National Geographic : 1993 Feb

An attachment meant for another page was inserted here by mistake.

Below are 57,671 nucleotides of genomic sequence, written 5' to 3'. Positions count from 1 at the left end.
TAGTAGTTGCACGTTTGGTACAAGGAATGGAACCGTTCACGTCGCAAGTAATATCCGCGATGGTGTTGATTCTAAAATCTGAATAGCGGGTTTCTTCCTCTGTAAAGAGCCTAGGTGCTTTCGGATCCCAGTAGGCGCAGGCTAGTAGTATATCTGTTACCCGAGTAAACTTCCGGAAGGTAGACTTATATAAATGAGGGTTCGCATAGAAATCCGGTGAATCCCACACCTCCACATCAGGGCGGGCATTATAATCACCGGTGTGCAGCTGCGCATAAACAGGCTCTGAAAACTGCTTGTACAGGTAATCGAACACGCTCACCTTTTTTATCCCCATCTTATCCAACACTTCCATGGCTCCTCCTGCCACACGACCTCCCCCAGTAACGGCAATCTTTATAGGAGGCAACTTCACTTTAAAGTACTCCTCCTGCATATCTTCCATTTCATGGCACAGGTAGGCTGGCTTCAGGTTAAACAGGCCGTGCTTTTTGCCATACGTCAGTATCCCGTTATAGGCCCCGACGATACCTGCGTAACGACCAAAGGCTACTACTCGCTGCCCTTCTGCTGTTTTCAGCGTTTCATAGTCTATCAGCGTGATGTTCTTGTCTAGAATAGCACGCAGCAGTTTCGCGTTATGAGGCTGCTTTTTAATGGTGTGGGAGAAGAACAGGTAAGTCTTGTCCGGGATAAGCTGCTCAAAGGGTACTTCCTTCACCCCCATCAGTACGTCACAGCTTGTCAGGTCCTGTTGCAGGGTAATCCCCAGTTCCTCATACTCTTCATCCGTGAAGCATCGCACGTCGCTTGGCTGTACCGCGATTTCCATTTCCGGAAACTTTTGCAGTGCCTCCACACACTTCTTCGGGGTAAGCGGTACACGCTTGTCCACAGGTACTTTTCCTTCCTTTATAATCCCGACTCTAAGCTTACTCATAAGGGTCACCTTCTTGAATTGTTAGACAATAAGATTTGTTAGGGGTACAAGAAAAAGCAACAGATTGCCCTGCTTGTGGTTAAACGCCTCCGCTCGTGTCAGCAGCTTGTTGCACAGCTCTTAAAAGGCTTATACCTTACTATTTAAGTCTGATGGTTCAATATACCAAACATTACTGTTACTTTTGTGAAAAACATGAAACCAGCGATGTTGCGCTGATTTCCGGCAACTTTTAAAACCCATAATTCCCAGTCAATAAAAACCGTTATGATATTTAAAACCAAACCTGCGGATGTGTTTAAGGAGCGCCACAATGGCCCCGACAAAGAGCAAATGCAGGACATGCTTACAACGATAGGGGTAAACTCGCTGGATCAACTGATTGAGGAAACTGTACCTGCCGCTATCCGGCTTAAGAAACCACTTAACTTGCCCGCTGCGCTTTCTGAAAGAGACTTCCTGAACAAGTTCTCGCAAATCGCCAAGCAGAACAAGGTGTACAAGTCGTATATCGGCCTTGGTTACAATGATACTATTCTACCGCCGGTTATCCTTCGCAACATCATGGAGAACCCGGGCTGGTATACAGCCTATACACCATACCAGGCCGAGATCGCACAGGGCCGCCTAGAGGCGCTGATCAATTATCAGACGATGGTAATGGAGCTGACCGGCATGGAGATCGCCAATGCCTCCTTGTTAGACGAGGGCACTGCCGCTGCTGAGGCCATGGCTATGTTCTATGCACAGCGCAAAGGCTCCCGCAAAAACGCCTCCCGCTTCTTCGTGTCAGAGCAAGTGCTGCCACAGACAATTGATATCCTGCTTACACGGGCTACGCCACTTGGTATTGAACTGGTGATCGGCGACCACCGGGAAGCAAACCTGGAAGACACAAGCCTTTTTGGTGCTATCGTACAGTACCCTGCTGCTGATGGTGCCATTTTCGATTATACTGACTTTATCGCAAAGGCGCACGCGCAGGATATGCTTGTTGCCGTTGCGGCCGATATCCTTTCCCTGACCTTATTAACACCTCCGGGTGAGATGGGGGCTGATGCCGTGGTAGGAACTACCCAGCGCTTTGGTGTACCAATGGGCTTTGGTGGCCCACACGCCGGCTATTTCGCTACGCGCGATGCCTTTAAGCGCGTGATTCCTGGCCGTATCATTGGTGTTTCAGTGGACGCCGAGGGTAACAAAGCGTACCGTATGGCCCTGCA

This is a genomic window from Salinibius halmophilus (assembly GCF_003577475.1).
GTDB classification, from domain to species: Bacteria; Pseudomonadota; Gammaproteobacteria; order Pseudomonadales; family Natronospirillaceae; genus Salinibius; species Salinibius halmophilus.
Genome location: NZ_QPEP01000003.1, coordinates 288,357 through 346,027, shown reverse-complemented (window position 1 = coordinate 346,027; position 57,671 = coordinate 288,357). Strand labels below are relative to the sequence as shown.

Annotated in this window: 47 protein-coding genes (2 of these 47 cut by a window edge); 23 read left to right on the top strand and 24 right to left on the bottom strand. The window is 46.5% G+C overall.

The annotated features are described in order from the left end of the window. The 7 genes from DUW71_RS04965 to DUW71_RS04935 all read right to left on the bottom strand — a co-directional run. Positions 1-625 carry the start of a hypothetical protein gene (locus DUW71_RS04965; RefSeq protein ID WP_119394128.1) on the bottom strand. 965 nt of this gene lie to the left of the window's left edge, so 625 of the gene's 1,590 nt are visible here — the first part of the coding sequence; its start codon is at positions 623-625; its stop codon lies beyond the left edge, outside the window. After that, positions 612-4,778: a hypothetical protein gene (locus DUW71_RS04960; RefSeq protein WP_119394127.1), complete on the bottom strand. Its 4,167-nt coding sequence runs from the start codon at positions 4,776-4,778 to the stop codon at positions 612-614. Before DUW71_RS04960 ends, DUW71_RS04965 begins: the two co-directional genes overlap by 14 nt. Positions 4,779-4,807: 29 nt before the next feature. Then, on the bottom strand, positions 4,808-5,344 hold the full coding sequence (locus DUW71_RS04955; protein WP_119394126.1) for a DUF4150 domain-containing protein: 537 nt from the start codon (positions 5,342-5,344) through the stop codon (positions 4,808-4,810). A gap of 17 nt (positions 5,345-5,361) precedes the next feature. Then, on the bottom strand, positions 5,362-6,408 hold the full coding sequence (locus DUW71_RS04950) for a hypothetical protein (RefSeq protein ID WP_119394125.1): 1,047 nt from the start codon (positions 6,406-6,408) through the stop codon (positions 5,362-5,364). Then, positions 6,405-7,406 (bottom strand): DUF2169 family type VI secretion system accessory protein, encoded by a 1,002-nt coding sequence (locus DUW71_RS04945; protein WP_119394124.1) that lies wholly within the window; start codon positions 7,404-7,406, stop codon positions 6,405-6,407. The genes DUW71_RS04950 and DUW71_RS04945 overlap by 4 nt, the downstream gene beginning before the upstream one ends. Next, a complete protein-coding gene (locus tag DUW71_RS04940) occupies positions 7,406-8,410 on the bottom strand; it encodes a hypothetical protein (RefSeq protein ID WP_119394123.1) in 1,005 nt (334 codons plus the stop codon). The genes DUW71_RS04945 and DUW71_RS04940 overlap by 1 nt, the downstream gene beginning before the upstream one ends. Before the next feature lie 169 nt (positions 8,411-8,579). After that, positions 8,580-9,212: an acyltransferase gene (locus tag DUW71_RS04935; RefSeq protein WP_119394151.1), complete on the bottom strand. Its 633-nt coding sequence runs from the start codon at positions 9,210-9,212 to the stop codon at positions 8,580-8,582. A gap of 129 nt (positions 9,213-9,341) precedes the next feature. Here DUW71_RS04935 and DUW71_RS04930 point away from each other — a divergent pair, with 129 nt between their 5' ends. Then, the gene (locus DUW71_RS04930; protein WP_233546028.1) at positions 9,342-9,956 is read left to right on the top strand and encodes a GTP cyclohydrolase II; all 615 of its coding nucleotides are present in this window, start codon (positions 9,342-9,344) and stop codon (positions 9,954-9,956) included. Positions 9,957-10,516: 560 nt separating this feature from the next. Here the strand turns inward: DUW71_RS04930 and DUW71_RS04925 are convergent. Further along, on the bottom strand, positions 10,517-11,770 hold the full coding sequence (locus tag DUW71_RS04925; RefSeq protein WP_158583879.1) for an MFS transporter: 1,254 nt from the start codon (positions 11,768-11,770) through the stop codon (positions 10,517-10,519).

seats and packing the stadium grounds. Songs of South Africa's black struggle rang out. Toyi toyiing, the high-stepping dance patterned on guerrilla marches, kept a steady beat. Speech after speech addressed the deep bewilderment resonating within the funeral gathering, as in much of black South Africa: We have fought apartheid; how can we be fighting one another? The elegiac strains of "Senzeni na?" an old hymn now a freedom song, began to fill the sta dium. "What have we done?" its repeated refrain asks. It seemed a deep reaching into the soul, each voice anchoring to the belief that they would find strength in unity. Now the hearses crept toward the coffins, which were flanked by an honor guard standing silent with clenched fists raised in the air. A helicopter hovered overhead. Police in armored vehicles watched nearby. As we left the stadium for the ten-mile walk to the ceme tery, South African photographer Peter Magu bane remarked, "If it were before, we'd now be smelling tear gas." Since 1990, with the release of ANC leader Nelson Mandela and other political prisoners and the unbanning of black political organiza tions, a "new South Africa" has become the watchword. Signs segregating black and white facilities are gone. The Population Registration Act, which legally pigeonholed people as white, black, Asian, or Coloured, is off the books. At this funeral ANC deputy president Walter Sisulu proclaimed, "We have reached the last mile of our struggle." But even as a post-apartheid society seems in sight, "the last mile" is proving to be a twisting, difficult course. In three visits to South Africa over two years, I would see hopes rise and fall again and again. South African blacks- 75 percent of the pop ulation-still cannot vote. To draw up a new nonracial constitution that would give them that right, 19 organizations-a dozen of them black-sent some 200 delegates to the Conven tion for a Democratic South Africa in December 1991. Tense but hopeful from the beginning, the talks collapsed in June 1992, with every one blaming everyone else for the bloody esca lation of violence in the townships. The ANC accused President Frederik W. de Klerk's white National Party of allowing it. By September terrible loss of life brought the parties together again. Everyone agreed that the talks had to resume and the fighting had to stop. But no one agreed on what was causing the violence. Tribalism is the easy answer. "That's a lie!" says Archbishop Desmond Tutu. "In Soweto we have lived harmoniously. I am Xhosa. I have a Zulu family on one side. A Swazi family there. A Mopedi over there. A Motswana there. If we quarrel, it is because you have a new suit and I am jealous. We have never quarreled in Soweto because of tribalism." To the Reverend Allan Boesak, an ANC leader from Cape Town, "township violence is a legacy of apartheid-a system that is violent in itself. But there was a dangerous glorification of the armed struggle; we romanticized it. Our kids grew up with the idea that you are only a hero in the struggle if you are willing to kill someone. It's destroying our soul."